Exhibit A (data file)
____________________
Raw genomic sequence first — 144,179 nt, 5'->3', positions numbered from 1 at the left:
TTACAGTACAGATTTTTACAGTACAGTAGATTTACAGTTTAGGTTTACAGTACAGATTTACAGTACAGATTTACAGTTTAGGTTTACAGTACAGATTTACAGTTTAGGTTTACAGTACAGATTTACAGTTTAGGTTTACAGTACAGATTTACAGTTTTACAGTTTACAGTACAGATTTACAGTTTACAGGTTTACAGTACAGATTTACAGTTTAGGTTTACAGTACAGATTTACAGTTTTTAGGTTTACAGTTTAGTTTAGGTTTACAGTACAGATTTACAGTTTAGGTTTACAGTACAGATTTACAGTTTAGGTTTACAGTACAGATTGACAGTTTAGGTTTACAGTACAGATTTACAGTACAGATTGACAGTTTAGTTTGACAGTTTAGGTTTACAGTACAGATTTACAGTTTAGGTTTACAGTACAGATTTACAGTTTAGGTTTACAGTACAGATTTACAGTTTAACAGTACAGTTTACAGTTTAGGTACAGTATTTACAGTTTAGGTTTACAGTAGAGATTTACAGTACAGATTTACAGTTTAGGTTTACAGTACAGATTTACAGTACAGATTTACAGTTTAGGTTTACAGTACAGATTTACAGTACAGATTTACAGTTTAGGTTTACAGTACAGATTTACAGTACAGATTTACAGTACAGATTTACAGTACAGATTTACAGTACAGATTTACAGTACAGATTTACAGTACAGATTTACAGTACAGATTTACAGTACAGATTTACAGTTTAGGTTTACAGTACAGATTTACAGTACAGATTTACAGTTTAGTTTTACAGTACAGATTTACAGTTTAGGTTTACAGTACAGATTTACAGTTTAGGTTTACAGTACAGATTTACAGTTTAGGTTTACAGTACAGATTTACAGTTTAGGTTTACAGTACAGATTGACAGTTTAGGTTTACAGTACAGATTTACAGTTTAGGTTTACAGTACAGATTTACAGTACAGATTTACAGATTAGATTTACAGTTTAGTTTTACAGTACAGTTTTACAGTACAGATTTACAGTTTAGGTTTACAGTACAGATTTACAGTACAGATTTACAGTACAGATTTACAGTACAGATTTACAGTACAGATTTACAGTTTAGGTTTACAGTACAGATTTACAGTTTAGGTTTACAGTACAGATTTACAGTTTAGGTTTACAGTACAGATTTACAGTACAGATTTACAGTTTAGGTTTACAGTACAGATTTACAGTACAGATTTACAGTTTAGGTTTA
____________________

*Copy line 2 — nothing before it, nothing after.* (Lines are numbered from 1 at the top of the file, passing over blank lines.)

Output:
TTACAGTACAGATTTTTACAGTACAGTAGATTTACAGTTTAGGTTTACAGTACAGATTTACAGTACAGATTTACAGTTTAGGTTTACAGTACAGATTTACAGTTTAGGTTTACAGTACAGATTTACAGTTTAGGTTTACAGTACAGATTTACAGTTTTACAGTTTACAGTACAGATTTACAGTTTACAGGTTTACAGTACAGATTTACAGTTTAGGTTTACAGTACAGATTTACAGTTTTTAGGTTTACAGTTTAGTTTAGGTTTACAGTACAGATTTACAGTTTAGGTTTACAGTACAGATTTACAGTTTAGGTTTACAGTACAGATTGACAGTTTAGGTTTACAGTACAGATTTACAGTACAGATTGACAGTTTAGTTTGACAGTTTAGGTTTACAGTACAGATTTACAGTTTAGGTTTACAGTACAGATTTACAGTTTAGGTTTACAGTACAGATTTACAGTTTAACAGTACAGTTTACAGTTTAGGTACAGTATTTACAGTTTAGGTTTACAGTAGAGATTTACAGTACAGATTTACAGTTTAGGTTTACAGTACAGATTTACAGTACAGATTTACAGTTTAGGTTTACAGTACAGATTTACAGTACAGATTTACAGTTTAGGTTTACAGTACAGATTTACAGTACAGATTTACAGTACAGATTTACAGTACAGATTTACAGTACAGATTTACAGTACAGATTTACAGTACAGATTTACAGTACAGATTTACAGTACAGATTTACAGTTTAGGTTTACAGTACAGATTTACAGTACAGATTTACAGTTTAGTTTTACAGTACAGATTTACAGTTTAGGTTTACAGTACAGATTTACAGTTTAGGTTTACAGTACAGATTTACAGTTTAGGTTTACAGTACAGATTTACAGTTTAGGTTTACAGTACAGATTGACAGTTTAGGTTTACAGTACAGATTTACAGTTTAGGTTTACAGTACAGATTTACAGTACAGATTTACAGATTAGATTTACAGTTTAGTTTTACAGTACAGTTTTACAGTACAGATTTACAGTTTAGGTTTACAGTACAGATTTACAGTACAGATTTACAGTACAGATTTACAGTACAGATTTACAGTACAGATTTACAGTTTAGGTTTACAGTACAGATTTACAGTTTAGGTTTACAGTACAGATTTACAGTTTAGGTTTACAGTACAGATTTACAGTACAGATTTACAGTTTAGGTTTACAGTACAGATTTACAGTACAGATTTACAGTTTAGGTTTA